Reginald Hudlin’s documentary about Sidney Poitier should be seen as the beginning, not the end, judging the actor’s prolific career. Sidneywhich premiered at TIFF and streamed on Apple TV+ starting September 23, the genre of hagiographic portrait audiences has embraced – even desired – of famous personalities.
This usable opening chronologically recounts Poitier’s legacy, from his birth in 1972 until his death in January 2022. From the very beginning, we know that life is alive. Not guaranteed for the actor. He was born two months premature and many people, including his mother’s midwife, predicted an impending death. The morning after Poitier’s birth, his father bought a shoebox to bury the infant. But Poitier’s mother possessed an unwavering faith: She visited a toothpicker, who told her not to worry about her son’s survival. Poitier will not only live but travel to different corners of the Earth, he will be rich and famous and he will carry his family name all over the world.
An certainly, if not challenged, introduction to a majestic legacy.
Release date: Friday, September 23 (Apple TV+)
Manager: Reginald Hudlin
Writer: Jesse James Miller
Rated PG-13, 1 hour 51 minutes
The story that Poitier tells halfway through the film, serves as a metaphor for the actor’s legacy. He spent his life achieving the impossible: He became an actor, commercially viable, and the first Black person to win the Academy Award for Best Actor. His ascent in Hollywood – an industry historically nationalistic, conservative, and racist – has been more than toothpicks predicted.
Poitier’s early years were marked by movement and discovery. He spent the first fifteen years of his life in the Bahamas, first on Cat Island and then in Nassau. Moving to the capital gave Poitier a broader understanding of the world – there he recalled seeing a car for the first time and learning how reflections in mirrors worked. Hudlin shoots interviews in which Poitier talks up close about his upbringing, so that the actor’s face almost always sinks into the screen. This vantage point reproduces the proximity suggested in Poitier’s performances. When he asked “can you hear me?” after telling the story of the mirror, it feels as if he is speaking to us, the viewers, on a personal level.
It was this presence that made Poitier a successful actor, even though he didn’t start out that way. After 15 years in the Bahamas, Poitier moved to Miami. Before moving to the United States, Poitier didn’t consider what he looked like. “I just saw what I saw,” he said at one point. But his time in Florida changed what he saw and how he handled it. He begins to witness a violent relationship between race and power.
Poitier eventually moved to Harlem, where he worked as a dishwasher and learned to read. He has never acted before but after receiving an audition call in News Amsterdam, he tried his hand on it. The audition went horribly, but Poitier, not the one who was supposed to not, was determined to be better. He bought a radio so he could lose his voice by imitating Norman Brokenshire’s smooth voice. He buys books and attends classes, struggles with ideas while doing various service jobs. When he scored another audition and booked a role, the stage became his therapy. “Acting gives me an area where I can become a showman, where I can vent some of my frustrations, where I can vent some of my embarrassment and other vices. into a fictional character,” Poitier said in the document.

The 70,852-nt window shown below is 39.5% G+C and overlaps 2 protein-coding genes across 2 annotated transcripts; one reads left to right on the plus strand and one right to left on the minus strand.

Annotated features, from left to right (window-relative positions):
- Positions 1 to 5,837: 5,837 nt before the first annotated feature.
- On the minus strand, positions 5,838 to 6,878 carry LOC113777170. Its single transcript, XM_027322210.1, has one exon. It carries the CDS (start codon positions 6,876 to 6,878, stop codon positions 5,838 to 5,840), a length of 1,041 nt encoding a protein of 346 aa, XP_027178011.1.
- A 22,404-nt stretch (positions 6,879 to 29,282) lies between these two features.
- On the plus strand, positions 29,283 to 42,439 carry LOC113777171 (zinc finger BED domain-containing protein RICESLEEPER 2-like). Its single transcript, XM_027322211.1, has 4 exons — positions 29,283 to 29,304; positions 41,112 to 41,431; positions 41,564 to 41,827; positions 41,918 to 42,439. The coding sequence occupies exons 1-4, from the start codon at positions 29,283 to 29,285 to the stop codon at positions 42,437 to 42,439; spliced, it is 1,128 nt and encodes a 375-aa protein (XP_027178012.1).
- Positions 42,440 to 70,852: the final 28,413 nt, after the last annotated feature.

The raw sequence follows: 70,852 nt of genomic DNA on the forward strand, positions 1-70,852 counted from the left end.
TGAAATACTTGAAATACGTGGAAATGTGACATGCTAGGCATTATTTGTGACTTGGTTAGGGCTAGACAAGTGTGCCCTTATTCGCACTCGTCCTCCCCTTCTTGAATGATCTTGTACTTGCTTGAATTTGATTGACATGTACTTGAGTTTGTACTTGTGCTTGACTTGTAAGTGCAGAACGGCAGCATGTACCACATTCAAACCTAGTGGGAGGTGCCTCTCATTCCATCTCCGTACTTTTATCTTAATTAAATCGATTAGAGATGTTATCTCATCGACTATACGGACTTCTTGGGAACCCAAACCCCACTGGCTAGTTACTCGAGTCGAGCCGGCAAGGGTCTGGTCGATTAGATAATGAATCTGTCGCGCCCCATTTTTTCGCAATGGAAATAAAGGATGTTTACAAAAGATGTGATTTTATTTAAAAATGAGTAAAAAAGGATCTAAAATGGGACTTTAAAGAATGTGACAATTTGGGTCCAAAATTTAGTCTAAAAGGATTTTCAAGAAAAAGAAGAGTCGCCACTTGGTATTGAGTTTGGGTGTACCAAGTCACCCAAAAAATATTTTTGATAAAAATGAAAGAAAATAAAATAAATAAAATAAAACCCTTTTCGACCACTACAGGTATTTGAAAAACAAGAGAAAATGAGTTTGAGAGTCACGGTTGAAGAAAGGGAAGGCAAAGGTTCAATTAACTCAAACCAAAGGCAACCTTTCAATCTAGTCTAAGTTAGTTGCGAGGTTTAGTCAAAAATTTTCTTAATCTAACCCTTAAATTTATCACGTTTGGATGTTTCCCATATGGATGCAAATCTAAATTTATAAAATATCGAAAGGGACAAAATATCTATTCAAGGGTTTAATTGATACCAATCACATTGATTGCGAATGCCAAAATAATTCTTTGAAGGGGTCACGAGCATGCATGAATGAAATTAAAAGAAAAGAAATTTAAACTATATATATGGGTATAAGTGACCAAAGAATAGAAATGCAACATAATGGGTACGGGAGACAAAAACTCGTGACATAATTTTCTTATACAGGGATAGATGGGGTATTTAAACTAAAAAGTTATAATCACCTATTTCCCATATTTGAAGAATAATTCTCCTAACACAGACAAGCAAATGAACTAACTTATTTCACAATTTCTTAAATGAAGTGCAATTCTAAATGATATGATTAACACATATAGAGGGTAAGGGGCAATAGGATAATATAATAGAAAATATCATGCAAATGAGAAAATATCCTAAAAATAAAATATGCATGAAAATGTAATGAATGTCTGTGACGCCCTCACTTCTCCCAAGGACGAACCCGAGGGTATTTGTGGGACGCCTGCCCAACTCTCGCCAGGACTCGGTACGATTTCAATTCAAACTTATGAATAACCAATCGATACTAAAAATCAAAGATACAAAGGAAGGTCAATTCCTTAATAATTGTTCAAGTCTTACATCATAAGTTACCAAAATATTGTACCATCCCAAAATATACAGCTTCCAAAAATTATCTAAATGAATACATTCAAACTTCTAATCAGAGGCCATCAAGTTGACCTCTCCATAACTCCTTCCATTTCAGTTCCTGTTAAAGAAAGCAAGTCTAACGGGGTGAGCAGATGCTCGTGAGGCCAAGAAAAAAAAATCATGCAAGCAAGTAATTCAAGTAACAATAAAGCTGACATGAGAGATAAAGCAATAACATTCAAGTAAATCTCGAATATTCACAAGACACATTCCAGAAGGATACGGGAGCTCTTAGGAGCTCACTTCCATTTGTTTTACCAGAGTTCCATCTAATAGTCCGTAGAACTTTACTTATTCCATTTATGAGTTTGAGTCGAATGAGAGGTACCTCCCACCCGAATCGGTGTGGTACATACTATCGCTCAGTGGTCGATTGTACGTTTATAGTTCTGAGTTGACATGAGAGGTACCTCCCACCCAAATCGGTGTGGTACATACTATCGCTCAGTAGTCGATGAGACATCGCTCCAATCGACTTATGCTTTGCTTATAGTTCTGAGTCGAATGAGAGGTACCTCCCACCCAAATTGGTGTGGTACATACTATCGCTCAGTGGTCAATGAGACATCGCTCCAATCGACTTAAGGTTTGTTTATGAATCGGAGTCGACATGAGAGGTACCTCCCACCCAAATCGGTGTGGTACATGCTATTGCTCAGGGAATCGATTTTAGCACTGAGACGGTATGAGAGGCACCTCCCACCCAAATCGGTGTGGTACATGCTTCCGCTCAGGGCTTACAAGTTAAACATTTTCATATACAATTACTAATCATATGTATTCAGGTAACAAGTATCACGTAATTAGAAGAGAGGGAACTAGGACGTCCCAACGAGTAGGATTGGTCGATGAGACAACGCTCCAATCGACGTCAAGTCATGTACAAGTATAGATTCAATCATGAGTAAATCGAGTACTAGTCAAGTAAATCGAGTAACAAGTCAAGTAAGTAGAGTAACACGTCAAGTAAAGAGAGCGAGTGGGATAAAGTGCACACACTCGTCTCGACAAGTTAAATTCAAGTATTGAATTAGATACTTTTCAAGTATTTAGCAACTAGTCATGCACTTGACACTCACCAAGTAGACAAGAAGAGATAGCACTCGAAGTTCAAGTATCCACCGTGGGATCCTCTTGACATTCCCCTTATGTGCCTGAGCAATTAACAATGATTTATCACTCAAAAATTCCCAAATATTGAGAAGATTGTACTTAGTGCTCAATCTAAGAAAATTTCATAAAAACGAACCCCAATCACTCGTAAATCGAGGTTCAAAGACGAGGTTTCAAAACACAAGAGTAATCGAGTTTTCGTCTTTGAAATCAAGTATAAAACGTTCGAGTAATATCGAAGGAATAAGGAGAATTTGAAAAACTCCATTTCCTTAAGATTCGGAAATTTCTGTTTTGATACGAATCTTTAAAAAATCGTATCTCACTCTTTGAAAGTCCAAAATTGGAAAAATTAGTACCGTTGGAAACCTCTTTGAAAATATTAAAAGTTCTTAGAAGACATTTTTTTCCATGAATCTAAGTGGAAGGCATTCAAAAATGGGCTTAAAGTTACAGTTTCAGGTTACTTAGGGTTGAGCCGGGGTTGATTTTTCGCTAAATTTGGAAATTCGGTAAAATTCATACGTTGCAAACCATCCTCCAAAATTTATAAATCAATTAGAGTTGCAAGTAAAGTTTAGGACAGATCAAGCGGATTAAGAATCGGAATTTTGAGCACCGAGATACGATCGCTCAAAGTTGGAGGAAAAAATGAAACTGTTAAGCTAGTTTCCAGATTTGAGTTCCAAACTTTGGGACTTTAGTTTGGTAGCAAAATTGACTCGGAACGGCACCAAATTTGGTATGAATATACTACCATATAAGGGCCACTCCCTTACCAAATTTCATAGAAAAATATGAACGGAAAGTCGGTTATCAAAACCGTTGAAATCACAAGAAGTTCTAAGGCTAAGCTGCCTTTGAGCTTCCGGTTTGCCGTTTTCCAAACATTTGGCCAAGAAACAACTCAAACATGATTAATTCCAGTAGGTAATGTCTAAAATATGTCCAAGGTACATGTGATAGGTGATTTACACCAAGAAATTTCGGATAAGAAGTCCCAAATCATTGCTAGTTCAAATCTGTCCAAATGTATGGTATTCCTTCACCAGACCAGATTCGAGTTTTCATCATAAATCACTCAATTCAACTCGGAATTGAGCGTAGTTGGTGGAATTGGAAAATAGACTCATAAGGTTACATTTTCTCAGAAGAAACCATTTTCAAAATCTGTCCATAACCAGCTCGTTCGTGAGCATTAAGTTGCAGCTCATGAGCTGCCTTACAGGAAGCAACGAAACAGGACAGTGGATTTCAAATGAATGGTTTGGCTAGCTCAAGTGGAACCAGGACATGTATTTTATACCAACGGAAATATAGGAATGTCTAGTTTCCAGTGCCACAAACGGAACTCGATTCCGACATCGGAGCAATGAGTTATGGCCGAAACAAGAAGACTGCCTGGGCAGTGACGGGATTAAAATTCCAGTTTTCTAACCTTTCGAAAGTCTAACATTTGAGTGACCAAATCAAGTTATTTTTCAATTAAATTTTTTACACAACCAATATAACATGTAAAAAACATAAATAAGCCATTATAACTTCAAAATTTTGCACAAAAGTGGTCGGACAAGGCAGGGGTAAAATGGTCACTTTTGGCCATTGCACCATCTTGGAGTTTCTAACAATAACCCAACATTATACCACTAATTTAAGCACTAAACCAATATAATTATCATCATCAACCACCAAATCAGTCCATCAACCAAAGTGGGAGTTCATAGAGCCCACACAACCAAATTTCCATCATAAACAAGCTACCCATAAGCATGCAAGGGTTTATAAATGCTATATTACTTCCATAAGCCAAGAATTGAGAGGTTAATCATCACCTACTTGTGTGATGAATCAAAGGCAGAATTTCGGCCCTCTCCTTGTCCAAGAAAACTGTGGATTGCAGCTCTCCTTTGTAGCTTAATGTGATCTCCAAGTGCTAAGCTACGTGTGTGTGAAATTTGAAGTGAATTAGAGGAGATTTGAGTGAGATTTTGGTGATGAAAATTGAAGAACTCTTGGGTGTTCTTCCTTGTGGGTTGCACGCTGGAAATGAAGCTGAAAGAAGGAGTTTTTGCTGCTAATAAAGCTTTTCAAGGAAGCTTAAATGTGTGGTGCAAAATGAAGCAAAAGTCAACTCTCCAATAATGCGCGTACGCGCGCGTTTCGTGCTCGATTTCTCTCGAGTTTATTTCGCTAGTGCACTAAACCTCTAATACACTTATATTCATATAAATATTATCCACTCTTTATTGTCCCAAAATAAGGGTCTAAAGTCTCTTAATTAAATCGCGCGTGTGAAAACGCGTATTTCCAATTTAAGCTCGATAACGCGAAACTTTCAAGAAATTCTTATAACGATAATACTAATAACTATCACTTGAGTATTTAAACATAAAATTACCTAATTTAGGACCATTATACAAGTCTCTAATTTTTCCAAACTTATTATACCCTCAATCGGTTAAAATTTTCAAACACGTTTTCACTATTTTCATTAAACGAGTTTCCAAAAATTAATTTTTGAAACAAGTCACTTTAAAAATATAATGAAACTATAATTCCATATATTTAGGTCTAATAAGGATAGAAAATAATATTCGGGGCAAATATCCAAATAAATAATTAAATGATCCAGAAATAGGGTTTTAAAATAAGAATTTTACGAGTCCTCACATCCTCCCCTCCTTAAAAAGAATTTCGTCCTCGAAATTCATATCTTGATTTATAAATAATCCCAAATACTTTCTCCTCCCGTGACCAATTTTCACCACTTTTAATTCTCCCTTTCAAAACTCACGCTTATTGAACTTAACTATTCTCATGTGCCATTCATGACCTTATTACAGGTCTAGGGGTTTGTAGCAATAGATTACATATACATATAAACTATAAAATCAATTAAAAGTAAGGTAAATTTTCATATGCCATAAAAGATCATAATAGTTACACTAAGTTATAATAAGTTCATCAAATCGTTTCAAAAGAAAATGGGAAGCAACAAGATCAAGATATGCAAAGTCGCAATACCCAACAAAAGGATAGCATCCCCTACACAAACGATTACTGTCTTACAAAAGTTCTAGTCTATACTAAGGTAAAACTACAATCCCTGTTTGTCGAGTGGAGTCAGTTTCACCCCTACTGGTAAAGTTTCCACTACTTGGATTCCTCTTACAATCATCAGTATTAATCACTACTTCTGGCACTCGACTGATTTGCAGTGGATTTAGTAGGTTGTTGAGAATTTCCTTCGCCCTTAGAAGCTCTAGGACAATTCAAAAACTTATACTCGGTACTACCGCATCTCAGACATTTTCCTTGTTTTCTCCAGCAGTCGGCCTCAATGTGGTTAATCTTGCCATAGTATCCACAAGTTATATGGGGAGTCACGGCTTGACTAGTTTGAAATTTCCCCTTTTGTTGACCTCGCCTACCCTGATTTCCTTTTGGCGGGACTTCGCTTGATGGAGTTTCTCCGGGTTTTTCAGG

For Poitier, acting was a place of play, a way to survive a life he couldn’t have. Maybe that’s why his performances are so captivating. Once Sidney overcoming the biographical void of the first half, it organizes Poitier’s life through his portrayals. Are from The Defiant Ones and Lilies of the field arrive Guess who will come to join me and Buck and the preacherHudlin uses Poitier’s filmography as a launching pad to discuss the actor’s profession, friendships, love, and success.
Hudlin is no stranger to recreating the lives of giants. He directed the 2019 Netflix documentary about music executive and producer Clarence Avant, Black Godfather. In that movie, like in Sidney, Hudlin assembled a choir of family, friends and admirers of the subject. He arranged their testimonies to fit a fairly conventional narrative pattern: a story of overcoming and then success. The more cluttered aspects of one’s life are seen as marginal.
In Sidney, Hudlin interviews Poitier’s children, ex-wife Juanita Hardy, his friend Henry Belafonte and many others. Their story ties the film into a personal dimension. Perspectives from the likes of Denzel Washington, Morgan Freeman, Halle Berry and Spike Lee have placed Poitier in a lasting legacy of Black actors. Writers like the late Greg Tate and Poitier’s historian Aram Goudsouzian add an essential layer of cultural and contextual criticism.
But no voice sounded louder or more passionate than that of Oprah Winfrey, who also produced the documentary. She tells about the first time she met Poitier, how he formed her sense of what could happen. When she talked about their first interaction, at a birthday party hosted by Quincy Jones for her, her voice quivered, hinting at tears to come.
There are moments in Sidney helping to shake off the canonical atmosphere to achieve a more complex portrait of Poitier. In these parts of the document, Hudlin addresses Poitier’s love affair with Paris Blues co-star Diahann Carroll; his struggles to maintain his integrity; his painful divorce from Hardy; and a tumultuous friendship with Belafonte, with whom he often vie for roles. Poitier emerges from these glimpses as a man shouldering the responsibility of representation while trying to figure out his own life; they are not only the strongest parts of the document, but they also feel like the most honest.